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July 26, 2013

How Far Can Google Extend into the Cloud?

Ian Armas Foster

Google is bigger and more diverse than ever when it comes to high tech. Their large and environmentally friendly datacenters land them in Green Computing Report, their big data efforts see them covered in Datanami, and their global science initiative with CERN has been mentioned over on HPCwire.

That notion has been extended by a study done by Deepfield, where it was found that Google accounts for approximately 25 percent of all internet traffic in the United States. That makes it more far-reaching than Facebook, Twitter, and Netflix combined.

That same study, as mentioned in a blog post written by Craig Labovitz, the founder of the internet monitoring company, noted that approximately 60 percent of all internet end devices and users connect with Google in some fashion over an average day.

“This analysis,” Labovitz wrote, “includes computers and mobile device as well as hundreds of varieties game consoles, home media appliances, and other embedded devices (Google’s device share is much larger if we look only at computers and mobile devices).”

Deepfield found that something called Google Global Cache (GGC) was an underrated aspect of Google’s record wide net.

“By far the most striking change in Google’s Internet presence has come with the deployment of thousands of Google servers in Internet providers around the world,” Labovitz wrote. “With little press coverage or fanfare, Google has deployed [GGC] servers in the majority of US Internet providers.”

According to the post on their website about Google Global Cache, the system has high requirements for internet service providers in the United States. The servers were designed to cache networks of 300 Mbps or higher, with the recommendation that networks under 1 Gbps form or join Internet Exchanges to better the cache system.

The implication here is that more intensive networks deliver more accurate predictive results. This makes a modicum of sense, as the big data space knows, the larger the dataset, the higher value one can get from said dataset.

However, big data has also taught us that it is markedly difficult actually garnering insights from those large datasets.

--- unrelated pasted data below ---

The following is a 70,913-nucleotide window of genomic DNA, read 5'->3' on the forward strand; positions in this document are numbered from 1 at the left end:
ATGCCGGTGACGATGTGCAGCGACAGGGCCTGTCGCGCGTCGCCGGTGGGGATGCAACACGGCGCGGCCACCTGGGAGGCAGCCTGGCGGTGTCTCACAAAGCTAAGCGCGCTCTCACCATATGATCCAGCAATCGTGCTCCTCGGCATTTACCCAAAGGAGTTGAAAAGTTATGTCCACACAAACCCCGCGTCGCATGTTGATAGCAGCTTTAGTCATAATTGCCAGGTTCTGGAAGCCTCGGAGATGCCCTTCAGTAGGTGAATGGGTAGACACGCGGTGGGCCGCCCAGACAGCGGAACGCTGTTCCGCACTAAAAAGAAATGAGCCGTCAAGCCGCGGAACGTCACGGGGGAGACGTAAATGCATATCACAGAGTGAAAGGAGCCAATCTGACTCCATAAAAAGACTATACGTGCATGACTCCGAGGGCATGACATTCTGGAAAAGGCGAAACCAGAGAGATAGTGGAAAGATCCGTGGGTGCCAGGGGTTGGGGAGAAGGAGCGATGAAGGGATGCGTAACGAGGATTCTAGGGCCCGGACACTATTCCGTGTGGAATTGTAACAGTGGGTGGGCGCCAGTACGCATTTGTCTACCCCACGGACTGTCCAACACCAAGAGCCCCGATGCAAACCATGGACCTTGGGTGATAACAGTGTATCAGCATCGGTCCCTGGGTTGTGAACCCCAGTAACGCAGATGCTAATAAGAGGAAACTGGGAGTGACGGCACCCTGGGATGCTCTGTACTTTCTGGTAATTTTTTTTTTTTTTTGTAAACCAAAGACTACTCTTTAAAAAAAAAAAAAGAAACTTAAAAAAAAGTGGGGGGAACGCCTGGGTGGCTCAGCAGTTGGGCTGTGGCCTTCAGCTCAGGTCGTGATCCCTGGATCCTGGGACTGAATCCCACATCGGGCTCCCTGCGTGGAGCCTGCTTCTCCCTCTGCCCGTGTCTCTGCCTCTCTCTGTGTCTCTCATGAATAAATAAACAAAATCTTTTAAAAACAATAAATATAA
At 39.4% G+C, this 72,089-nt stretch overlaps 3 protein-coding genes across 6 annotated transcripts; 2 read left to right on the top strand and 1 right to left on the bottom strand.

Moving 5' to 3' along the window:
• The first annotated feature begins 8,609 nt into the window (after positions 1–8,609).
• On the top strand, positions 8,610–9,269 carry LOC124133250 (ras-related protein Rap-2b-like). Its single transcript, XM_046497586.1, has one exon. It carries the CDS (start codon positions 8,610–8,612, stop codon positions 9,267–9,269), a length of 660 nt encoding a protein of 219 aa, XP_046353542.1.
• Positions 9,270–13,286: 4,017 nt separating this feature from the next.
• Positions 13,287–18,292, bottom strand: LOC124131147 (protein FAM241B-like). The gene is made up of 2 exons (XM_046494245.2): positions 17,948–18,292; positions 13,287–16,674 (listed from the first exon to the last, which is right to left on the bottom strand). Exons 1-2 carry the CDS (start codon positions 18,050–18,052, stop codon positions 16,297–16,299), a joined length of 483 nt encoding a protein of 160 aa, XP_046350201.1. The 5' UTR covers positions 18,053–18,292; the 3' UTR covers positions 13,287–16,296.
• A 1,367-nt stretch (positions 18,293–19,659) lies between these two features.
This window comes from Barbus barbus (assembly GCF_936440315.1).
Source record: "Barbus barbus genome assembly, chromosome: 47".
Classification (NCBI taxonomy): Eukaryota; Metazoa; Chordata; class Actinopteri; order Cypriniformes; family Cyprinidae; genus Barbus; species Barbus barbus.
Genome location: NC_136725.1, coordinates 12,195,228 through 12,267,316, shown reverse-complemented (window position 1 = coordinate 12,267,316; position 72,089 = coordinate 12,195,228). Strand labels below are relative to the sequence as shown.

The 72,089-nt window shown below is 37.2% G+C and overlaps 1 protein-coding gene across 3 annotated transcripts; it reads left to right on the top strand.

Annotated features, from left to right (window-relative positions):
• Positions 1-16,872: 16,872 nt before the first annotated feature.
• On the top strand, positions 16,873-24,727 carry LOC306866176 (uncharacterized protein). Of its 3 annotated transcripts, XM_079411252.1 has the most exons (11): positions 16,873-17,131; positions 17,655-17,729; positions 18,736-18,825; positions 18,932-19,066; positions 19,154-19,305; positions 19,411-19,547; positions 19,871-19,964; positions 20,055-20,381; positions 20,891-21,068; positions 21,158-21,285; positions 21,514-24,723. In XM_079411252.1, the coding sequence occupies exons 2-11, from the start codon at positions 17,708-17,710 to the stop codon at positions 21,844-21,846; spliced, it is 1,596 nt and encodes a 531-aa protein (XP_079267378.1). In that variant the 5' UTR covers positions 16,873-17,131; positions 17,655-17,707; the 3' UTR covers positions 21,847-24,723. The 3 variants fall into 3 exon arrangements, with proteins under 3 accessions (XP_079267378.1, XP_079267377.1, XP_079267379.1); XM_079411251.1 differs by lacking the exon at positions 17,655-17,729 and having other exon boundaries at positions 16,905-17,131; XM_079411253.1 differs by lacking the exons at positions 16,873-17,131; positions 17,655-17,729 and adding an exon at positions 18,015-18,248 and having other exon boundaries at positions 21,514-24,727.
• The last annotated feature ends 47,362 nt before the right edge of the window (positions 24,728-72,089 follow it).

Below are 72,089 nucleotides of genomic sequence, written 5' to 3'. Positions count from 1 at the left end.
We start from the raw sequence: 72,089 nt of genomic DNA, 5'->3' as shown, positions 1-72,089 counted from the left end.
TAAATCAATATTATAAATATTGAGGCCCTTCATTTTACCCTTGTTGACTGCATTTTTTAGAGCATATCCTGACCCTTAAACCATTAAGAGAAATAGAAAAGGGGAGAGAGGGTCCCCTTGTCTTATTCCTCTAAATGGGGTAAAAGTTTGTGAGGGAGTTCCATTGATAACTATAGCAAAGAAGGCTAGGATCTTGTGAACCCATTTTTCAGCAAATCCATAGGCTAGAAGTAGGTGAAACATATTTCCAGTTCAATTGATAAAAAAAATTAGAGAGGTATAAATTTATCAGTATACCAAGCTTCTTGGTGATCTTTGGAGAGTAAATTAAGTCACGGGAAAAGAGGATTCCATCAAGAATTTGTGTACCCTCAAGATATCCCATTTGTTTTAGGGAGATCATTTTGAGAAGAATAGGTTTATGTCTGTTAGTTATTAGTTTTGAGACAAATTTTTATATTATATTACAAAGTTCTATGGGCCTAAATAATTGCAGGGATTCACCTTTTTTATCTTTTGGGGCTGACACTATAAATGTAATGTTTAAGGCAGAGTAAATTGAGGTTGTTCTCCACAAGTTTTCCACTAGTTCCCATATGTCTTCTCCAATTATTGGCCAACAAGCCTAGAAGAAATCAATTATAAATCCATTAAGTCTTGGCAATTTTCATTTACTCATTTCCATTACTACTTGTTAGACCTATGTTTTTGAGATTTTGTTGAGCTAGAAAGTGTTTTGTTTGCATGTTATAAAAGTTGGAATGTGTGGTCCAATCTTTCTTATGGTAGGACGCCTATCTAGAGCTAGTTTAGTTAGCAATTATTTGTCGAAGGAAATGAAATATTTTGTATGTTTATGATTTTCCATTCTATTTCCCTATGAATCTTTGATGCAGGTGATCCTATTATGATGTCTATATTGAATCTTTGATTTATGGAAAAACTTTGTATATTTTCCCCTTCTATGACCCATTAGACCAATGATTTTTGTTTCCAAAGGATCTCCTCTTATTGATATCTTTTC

A couple of months ago, HPC in the Cloud looked at a presentation done by Google at their annual I/O event that discussed the results and the future prospects of working with CERN on global scientific efforts.

With that said, a majority of high performance scientific experimentation and computation happening in the cloud take place on Amazon’s EC2 high performance instances.

Now, in the context of high performance computing, these GGC servers are unlikely to be able to band together to form a virtualized, low latency, high throughput network that high performance applications would need. However, it could potentially further the building of a global scientific data-sharing network.

In that sense, Google would be less hosting high performance applications like Amazon does and like Rackspace is starting to do, and more making it easier and more possible for the data used in those applications to be transferred over the internet to anywhere in the world.

As such, the focus would be less on building and maintaining a significant amount of data centers and more on the effort to connect the various internet service providers to each other

“It used to be that the focus of people like Google and Facebook was about building data centers,” Labovitz wrote. “They’re still doing that, but what is equally interesting is watching these edge boxes — these servers being embedded just everywhere.”

Deepfield estimates that their survey covered roughly 20 percent of internet activity in the United States, ensuring a decent representation of the country’s internet usage, particularly when including devices like the Apple TV, Xbox 360, and Roku, almost none of which access Google are go through Google GGCs.

“Of particular note,” Labovitz wrote, “our study leverages anonymized data from core Internet infrastructure (i.e. backbone routers) so that unlike web bug based measurements (e.g. Alexa / Comscore), the data includes traffic from both browsers as well as all embedded devices. We believe this is the largest ongoing study of its kind covering roughly 1/5 of the US consumer Internet.”

Below is a graphic showing the average amount of devices that accessed Google over a given day, as shown by Deepfield.

So how do these Google Global Caches help the cause of high performance computing in the cloud? Put simply, it increases performance and offers bandwidth control across the country’s internet. Along with a direct impact on internet speed, the GGC quickens desired or requested search results. This in turn reduces the necessary bandwidth on the entire network, freeing it up for larger dataset requests from researchers.

Further, Google’s global cache network lends itself to the establishment of a faster global data-sharing network, similar to the one that they and CERN are aiming toward as established at I/O this year.

 

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